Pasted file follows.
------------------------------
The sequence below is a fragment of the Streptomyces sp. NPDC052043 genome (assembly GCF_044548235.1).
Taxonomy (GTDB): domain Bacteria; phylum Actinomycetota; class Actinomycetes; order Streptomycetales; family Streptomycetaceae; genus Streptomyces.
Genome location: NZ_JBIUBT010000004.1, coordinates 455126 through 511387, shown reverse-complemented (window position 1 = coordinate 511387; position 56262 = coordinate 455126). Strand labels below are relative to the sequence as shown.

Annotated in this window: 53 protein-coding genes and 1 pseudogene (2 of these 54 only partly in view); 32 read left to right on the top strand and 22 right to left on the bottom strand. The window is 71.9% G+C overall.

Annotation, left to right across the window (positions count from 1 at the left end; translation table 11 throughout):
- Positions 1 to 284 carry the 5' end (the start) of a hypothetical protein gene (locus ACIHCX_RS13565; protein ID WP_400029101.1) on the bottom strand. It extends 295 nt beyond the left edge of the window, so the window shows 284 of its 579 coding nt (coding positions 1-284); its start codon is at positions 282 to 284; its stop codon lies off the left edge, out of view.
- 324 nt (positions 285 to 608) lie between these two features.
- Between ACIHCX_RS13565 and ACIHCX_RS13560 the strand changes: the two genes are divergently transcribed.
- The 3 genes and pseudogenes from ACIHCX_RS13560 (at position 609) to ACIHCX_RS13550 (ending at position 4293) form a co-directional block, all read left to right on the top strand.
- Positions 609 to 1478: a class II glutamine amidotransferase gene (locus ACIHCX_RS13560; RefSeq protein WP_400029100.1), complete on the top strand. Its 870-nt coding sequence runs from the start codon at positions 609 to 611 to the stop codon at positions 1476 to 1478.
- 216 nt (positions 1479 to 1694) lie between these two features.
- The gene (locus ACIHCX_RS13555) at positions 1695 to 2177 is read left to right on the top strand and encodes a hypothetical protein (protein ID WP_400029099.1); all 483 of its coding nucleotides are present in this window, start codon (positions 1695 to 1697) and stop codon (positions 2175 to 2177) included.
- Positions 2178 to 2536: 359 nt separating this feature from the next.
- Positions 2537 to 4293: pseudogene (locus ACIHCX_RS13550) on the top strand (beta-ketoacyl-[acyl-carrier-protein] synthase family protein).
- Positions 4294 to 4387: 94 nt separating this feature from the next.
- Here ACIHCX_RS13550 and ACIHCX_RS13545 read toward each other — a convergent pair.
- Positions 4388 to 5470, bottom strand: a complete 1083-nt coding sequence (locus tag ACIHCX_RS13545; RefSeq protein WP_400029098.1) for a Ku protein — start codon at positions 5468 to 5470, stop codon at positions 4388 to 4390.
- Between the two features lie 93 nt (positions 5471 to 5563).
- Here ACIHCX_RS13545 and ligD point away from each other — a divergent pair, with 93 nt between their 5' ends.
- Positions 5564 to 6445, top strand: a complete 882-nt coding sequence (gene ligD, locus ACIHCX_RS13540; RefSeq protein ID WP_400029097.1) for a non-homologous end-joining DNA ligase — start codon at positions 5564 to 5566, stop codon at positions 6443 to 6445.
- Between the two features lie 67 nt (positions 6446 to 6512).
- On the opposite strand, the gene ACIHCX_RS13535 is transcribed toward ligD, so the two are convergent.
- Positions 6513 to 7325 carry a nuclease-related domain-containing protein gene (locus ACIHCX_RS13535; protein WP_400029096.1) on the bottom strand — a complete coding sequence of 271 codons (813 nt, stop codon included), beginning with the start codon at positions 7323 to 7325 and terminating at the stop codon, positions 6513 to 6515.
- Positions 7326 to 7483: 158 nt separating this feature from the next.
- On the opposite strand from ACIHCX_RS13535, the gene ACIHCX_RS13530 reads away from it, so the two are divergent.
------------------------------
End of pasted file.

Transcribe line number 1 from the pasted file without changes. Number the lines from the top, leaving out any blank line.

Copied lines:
The sequence below is a fragment of the Streptomyces sp. NPDC052043 genome (assembly GCF_044548235.1).